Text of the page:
Top 5 Hospitality and Catering Industry trends in 2020 - chef chopping vegetables in the kitchen

The top 5 Hospitality and Catering industry trends for 2020

Everyone likes to keep up with the trends and when those trends affect your work it’s more important than ever. With three quarters of the British population now eating out every month, food and diet trends are bound to have a huge impact on the catering industry so we need to be aware of the impact of these trends on the way we work and changes we may need to make to stay ahead of the game. So, with a new year ahead of us, what better time than now to look ahead and consider the top 5 catering industry trends and changes we can expect for 2020.

1. Healthy Food Choices

Perhaps fuelled by the ever increasing use of social media, over the past few years more than ever we’ve been seeing people move towards healthier food choices. Whether following the ‘advice’ of a celebrity, jumping on the bandwagon of the latest fad or for legitimate health or ethical reasons, it’s clear that many of these specialised food and drink choices are here to stay. As an industry it’s becoming far more important for catering establishments to include these options when planning menus and creating meals. 

So what are the healthy food trends to focus on?

Free-from’ Foods 

In the dim and distant past it was really only those diagnosed with coeliac disease that avoided eating gluten, something that used to make eating out almost impossible. Fast forward a few years and by 2018 it was reported that 1 in 10 people avoided gluten in their diet 1, a figure that is likely even higher now as more people choose to eat gluten-free foods. Whether it’s just ‘following the crowd’ or for health benefits, the end result is that gluten-free is here to stay. 

Another ‘free-from’ trend that is continuing in popularity is dairy-free. Again, there are some who must avoid dairy products for health reasons, but for the vast majority of ‘dairy-free’ advocates it is either due to a trend or a preference for a vegan diet. The ever growing choice of dairy-free plant-based alternatives on the market make this a fast growing sector, especially among the under 25s.

Whatever the reason, health or lifestyle, it’s clear that ‘free-from’ options are now expected by consumers and should be offered on the menu of all catering establishments. 

Vegetarian and Vegan Foods – While the number of vegetarians in the UK has steadily increased by 52% since 2016, the biggest boom we’ve seen, over 104%3, is in the number of people switching to a vegan diet. Does this mean that more people are now becoming ‘animal friendly”? Partly, but it’s not just the animal cruelty issue any more that is leading people to become vegan, in addition to the associated health benefits, many are also considering the environmental impact of supporting livestock for food.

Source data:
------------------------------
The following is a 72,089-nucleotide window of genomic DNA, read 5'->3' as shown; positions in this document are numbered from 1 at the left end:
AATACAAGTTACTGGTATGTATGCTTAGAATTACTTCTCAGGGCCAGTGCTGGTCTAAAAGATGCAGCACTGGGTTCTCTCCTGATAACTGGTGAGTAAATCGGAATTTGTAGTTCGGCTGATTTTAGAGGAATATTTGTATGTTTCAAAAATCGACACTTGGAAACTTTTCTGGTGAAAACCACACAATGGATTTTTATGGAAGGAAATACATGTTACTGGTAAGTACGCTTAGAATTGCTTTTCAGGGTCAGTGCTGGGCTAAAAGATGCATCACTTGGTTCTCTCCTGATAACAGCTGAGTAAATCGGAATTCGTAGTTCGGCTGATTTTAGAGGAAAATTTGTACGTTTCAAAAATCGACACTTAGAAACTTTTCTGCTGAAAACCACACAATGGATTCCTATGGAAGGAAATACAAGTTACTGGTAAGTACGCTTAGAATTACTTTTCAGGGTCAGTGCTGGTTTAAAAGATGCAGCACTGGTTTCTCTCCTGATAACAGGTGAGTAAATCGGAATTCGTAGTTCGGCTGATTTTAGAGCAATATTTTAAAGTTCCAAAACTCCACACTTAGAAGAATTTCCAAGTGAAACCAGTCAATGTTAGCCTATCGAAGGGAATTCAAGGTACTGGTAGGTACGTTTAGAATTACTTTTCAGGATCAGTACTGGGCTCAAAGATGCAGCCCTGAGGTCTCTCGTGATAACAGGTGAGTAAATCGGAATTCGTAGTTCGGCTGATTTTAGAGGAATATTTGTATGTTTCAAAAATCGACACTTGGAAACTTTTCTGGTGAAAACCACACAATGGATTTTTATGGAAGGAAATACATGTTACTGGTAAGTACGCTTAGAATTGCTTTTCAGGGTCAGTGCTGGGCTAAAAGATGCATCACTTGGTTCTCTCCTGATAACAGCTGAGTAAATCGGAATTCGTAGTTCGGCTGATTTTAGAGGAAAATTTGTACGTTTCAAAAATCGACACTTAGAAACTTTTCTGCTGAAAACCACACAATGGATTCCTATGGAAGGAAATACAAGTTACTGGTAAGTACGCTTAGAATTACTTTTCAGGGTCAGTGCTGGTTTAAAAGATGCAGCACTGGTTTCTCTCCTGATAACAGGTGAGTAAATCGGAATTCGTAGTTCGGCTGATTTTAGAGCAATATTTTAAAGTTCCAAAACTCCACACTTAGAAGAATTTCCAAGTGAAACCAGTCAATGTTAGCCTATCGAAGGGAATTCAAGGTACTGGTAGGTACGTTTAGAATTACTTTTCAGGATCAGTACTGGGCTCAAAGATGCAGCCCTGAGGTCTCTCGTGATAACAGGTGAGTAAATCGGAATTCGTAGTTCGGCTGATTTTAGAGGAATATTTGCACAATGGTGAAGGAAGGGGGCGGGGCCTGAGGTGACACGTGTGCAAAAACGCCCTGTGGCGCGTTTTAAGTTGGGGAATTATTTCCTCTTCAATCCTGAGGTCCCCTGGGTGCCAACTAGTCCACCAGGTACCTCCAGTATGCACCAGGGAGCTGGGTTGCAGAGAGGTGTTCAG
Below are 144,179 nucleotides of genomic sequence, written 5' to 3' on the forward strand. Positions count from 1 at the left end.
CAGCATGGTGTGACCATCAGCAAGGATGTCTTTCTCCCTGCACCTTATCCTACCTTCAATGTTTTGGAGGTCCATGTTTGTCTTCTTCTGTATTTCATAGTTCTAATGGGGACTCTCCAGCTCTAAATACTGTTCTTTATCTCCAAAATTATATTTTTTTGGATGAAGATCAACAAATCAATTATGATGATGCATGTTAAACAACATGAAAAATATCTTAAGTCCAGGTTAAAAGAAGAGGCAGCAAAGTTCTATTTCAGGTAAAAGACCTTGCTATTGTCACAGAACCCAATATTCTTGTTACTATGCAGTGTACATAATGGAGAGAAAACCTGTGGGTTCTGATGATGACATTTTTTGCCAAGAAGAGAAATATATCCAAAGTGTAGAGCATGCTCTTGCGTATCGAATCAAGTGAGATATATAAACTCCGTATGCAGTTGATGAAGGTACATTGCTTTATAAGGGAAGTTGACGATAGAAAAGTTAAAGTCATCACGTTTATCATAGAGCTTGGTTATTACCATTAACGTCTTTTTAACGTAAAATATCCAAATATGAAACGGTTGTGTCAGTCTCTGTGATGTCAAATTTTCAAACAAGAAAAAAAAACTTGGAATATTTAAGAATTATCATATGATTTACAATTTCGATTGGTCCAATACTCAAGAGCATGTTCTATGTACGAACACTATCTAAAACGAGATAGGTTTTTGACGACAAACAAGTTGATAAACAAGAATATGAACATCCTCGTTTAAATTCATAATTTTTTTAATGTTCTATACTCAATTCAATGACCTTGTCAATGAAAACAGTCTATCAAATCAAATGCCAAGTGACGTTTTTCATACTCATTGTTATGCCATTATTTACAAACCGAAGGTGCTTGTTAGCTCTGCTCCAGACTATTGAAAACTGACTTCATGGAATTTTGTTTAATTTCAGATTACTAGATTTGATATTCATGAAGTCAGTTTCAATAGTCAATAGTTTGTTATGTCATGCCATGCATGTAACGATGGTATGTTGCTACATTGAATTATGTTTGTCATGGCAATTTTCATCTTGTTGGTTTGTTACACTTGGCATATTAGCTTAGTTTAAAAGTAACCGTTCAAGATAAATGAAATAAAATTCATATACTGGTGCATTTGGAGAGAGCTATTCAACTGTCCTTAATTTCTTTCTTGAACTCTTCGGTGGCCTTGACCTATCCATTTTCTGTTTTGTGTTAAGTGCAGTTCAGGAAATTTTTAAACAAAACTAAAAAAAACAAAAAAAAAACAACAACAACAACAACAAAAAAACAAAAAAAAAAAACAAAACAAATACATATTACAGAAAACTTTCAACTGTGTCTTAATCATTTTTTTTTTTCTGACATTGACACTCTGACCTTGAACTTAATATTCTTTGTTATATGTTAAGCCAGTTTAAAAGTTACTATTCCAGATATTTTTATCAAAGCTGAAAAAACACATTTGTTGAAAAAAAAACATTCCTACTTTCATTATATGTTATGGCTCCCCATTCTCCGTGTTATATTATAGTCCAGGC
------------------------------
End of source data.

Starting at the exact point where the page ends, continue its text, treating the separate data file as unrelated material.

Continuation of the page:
Whatever the motivation, being vegan is now just so much easier than it used to be. In 2019 we saw Greggs introduce their vegan ‘sausage’ roll and 2020 is set to see the first officially recognised vegan meal on the McDonald’s menu. So as vegan foods move more into the mainstream, the catering industry must keep up with this growing trend to continue to please consumers. 

Organic Foods

The past decade has seen a huge boom in organic food choices. According to the Soil Association report, organic products in food service increased by 7.8% from 2017 to 2018 3, a trend that is only going to continue. Boosted by the increase in vegetarian and vegan diets and the desire for fresher, less-processed foods, the use of organic ingredients is becoming more and more sought after by today’s consumers.

2) Sustainable Foods

Over the past year there’s been a lot of renewed concern about the environment, which has got people thinking about where their food comes from and the impact of the food industry.

Consumers want more transparency from food suppliers and manufacturers – they want to know what’s in their food and how it has been processed. People want foods that don’t come with a huge list of additives, so less ingredients and more wholesome foods is the key. 

The desire for these kinds of foods has contributed to the increase in preference for organic foods and a desire for locally sourced produce. Foods from sustainable farming sources with higher animal welfare standards and fewer pesticides are becoming far more appealing and 43% of consumers think that a restaurant is better if organic options are on the menu 3.